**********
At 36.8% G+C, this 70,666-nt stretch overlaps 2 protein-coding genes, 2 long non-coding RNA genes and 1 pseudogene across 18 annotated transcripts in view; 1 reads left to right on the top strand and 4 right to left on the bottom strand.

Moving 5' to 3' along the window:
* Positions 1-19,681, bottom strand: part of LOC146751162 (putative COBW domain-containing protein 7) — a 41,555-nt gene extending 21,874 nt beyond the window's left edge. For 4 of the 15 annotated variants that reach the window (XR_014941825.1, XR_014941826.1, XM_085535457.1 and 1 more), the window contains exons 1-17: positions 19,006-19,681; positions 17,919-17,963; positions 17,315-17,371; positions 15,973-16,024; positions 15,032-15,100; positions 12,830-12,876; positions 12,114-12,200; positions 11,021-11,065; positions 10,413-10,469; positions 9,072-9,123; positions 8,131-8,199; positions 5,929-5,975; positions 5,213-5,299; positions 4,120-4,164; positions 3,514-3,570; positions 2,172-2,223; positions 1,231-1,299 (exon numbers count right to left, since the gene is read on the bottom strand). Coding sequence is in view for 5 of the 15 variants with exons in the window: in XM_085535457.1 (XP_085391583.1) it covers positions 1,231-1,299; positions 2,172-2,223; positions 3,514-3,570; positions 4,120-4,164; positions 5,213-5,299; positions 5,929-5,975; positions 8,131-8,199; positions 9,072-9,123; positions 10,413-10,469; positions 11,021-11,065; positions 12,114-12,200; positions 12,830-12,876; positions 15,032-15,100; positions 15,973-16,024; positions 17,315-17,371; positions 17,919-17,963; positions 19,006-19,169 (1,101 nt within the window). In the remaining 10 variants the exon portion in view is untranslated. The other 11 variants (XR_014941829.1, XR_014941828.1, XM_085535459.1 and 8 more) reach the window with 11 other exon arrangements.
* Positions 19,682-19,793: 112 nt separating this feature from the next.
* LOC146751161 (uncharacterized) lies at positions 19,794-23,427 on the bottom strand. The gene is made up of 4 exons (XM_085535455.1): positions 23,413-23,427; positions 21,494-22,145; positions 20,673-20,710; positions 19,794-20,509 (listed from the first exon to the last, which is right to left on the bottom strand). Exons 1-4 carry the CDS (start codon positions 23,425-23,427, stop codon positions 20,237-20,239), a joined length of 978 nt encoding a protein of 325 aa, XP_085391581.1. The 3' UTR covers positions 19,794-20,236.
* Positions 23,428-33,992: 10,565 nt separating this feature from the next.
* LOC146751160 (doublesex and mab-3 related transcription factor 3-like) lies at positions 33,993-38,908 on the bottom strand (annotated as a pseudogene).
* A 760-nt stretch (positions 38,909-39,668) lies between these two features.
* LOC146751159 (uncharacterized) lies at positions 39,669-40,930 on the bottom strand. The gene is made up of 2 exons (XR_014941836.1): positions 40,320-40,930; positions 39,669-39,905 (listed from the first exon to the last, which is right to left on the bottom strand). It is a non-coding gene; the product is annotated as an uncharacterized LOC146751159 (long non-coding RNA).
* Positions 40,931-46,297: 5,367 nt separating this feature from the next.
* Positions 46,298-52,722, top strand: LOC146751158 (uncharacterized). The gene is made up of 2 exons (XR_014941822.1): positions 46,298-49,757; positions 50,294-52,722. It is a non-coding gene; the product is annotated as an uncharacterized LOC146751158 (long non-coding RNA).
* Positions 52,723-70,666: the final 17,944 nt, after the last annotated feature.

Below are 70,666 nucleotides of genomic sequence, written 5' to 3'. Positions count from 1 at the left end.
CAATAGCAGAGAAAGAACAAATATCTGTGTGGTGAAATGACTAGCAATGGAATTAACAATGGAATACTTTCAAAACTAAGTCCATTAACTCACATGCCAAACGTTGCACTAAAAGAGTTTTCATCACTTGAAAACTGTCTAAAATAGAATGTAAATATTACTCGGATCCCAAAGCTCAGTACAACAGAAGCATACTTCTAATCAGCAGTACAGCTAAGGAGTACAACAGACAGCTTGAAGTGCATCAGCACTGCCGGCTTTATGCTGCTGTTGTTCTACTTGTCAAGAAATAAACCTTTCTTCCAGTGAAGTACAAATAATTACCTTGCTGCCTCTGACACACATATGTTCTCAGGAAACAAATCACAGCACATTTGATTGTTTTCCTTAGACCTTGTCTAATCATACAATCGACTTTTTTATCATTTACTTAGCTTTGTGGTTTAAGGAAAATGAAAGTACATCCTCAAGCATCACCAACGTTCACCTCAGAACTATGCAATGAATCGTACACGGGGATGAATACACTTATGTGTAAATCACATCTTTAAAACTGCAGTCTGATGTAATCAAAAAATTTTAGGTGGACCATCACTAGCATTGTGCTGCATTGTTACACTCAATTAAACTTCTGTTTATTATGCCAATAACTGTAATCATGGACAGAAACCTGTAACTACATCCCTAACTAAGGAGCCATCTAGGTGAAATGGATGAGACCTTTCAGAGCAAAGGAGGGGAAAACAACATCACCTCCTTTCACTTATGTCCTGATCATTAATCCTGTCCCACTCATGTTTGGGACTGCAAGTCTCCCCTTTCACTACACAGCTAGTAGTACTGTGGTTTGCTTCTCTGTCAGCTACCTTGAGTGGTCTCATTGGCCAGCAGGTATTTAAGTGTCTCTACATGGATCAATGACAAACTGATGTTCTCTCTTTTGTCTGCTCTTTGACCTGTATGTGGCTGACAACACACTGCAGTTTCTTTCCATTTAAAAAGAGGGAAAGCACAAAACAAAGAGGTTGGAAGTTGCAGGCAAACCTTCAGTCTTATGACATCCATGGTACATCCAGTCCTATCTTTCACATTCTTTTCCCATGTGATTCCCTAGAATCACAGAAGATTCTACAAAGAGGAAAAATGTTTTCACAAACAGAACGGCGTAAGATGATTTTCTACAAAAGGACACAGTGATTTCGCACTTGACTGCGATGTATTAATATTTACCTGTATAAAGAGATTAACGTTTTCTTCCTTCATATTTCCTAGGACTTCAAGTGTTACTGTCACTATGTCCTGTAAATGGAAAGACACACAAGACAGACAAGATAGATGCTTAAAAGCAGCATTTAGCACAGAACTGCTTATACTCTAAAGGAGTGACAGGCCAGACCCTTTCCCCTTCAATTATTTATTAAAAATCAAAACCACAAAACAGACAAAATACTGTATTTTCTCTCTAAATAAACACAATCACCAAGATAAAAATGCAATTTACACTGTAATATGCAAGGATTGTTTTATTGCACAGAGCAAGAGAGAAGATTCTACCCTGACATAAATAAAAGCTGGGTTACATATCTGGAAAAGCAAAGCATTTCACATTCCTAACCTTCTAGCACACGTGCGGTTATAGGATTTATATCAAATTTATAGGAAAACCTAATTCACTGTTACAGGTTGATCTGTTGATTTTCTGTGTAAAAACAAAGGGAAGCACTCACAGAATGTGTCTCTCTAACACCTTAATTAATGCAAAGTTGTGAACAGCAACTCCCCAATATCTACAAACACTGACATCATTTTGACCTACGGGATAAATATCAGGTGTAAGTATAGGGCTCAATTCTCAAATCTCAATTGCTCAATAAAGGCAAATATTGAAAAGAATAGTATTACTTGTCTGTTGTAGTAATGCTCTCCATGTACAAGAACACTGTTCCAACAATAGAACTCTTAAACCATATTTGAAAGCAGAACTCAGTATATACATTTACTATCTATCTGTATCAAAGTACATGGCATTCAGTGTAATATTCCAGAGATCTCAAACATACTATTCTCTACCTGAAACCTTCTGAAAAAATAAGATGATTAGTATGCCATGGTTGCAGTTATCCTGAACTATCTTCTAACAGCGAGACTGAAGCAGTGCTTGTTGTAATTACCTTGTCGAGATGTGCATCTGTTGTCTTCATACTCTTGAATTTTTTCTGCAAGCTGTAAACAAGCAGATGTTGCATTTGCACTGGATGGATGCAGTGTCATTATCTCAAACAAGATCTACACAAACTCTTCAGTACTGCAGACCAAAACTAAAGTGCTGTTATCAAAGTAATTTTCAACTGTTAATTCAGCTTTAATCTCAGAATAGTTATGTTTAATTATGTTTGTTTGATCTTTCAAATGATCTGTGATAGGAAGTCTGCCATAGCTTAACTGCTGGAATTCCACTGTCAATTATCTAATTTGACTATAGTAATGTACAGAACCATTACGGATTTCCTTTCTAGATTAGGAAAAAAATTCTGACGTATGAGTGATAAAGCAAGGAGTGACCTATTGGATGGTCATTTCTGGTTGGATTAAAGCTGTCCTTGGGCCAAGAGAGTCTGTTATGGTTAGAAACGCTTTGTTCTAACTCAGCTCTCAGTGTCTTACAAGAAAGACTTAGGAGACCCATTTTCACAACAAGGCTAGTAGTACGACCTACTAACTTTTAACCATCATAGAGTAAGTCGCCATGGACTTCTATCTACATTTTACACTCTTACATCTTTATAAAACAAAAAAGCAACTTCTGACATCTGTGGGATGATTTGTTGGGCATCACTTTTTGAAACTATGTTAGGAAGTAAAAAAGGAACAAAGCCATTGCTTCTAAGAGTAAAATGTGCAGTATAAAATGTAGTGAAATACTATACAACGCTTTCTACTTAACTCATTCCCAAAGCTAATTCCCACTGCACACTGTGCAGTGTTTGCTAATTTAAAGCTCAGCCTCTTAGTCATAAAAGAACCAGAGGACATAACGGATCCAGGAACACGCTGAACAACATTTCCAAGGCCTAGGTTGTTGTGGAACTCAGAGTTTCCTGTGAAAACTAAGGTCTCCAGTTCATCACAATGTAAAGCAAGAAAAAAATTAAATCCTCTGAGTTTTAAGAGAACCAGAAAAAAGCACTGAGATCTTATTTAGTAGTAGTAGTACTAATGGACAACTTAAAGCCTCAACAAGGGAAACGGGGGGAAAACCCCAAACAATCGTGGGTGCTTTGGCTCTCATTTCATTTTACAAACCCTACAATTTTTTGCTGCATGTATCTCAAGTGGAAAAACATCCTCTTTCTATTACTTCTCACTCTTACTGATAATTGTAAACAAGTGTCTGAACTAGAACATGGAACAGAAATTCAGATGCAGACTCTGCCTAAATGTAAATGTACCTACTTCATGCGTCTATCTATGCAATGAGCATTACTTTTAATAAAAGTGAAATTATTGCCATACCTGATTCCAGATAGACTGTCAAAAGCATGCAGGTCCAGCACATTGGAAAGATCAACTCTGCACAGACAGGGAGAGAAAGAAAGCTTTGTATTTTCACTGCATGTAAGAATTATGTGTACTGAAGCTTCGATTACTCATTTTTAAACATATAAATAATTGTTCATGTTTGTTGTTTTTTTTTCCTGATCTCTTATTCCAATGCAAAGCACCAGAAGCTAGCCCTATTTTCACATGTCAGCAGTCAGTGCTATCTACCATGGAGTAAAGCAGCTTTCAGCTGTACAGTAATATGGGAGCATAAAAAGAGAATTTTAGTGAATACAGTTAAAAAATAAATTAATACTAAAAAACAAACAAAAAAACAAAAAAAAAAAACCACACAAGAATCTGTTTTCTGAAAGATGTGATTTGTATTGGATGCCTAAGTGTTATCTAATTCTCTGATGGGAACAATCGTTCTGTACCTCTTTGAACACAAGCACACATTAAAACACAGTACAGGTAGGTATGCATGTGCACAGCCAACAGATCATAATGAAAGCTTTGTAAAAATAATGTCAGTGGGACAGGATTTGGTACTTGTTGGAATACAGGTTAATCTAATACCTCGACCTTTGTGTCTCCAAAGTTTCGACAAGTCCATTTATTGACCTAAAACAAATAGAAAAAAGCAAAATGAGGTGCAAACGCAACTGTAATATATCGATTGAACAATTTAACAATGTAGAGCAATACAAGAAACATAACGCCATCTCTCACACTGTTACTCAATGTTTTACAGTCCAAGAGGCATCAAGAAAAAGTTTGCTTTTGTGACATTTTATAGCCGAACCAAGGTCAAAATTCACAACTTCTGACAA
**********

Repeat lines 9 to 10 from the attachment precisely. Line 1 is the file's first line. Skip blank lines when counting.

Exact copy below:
* LOC146751159 (uncharacterized) lies at positions 39,669-40,930 on the bottom strand. The gene is made up of 2 exons (XR_014941836.1): positions 40,320-40,930; positions 39,669-39,905 (listed from the first exon to the last, which is right to left on the bottom strand). It is a non-coding gene; the product is annotated as an uncharacterized LOC146751159 (long non-coding RNA).
* Positions 40,931-46,297: 5,367 nt separating this feature from the next.